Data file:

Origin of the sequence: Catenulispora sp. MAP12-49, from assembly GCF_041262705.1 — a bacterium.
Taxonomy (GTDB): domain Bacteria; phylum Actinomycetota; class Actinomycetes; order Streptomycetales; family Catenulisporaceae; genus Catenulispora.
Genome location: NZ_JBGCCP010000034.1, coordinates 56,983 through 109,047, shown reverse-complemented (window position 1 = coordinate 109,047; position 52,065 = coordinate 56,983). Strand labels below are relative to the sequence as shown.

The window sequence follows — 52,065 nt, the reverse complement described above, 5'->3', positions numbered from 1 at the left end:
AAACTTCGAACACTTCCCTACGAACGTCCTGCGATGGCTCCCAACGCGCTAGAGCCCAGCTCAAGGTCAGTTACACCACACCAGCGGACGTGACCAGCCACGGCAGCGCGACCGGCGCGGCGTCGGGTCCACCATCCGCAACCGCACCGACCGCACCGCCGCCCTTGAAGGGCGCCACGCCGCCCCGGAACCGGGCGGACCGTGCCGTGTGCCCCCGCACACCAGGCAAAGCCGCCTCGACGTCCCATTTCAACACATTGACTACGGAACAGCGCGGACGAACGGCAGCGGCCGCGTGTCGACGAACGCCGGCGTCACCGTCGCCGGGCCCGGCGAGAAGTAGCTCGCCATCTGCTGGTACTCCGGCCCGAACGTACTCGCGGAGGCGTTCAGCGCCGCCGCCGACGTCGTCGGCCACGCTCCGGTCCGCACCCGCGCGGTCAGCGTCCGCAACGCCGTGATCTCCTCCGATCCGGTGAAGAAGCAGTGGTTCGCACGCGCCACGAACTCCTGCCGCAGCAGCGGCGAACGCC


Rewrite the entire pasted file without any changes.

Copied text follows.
Origin of the sequence: Catenulispora sp. MAP12-49, from assembly GCF_041262705.1 — a bacterium.
Taxonomy (GTDB): domain Bacteria; phylum Actinomycetota; class Actinomycetes; order Streptomycetales; family Catenulisporaceae; genus Catenulispora.
Genome location: NZ_JBGCCP010000034.1, coordinates 56,983 through 109,047, shown reverse-complemented (window position 1 = coordinate 109,047; position 52,065 = coordinate 56,983). Strand labels below are relative to the sequence as shown.

The window sequence follows — 52,065 nt, the reverse complement described above, 5'->3', positions numbered from 1 at the left end:
AAACTTCGAACACTTCCCTACGAACGTCCTGCGATGGCTCCCAACGCGCTAGAGCCCAGCTCAAGGTCAGTTACACCACACCAGCGGACGTGACCAGCCACGGCAGCGCGACCGGCGCGGCGTCGGGTCCACCATCCGCAACCGCACCGACCGCACCGCCGCCCTTGAAGGGCGCCACGCCGCCCCGGAACCGGGCGGACCGTGCCGTGTGCCCCCGCACACCAGGCAAAGCCGCCTCGACGTCCCATTTCAACACATTGACTACGGAACAGCGCGGACGAACGGCAGCGGCCGCGTGTCGACGAACGCCGGCGTCACCGTCGCCGGGCCCGGCGAGAAGTAGCTCGCCATCTGCTGGTACTCCGGCCCGAACGTACTCGCGGAGGCGTTCAGCGCCGCCGCCGACGTCGTCGGCCACGCTCCGGTCCGCACCCGCGCGGTCAGCGTCCGCAACGCCGTGATCTCCTCCGATCCGGTGAAGAAGCAGTGGTTCGCACGCGCCACGAACTCCTGCCGCAGCAGCGGCGAACGCC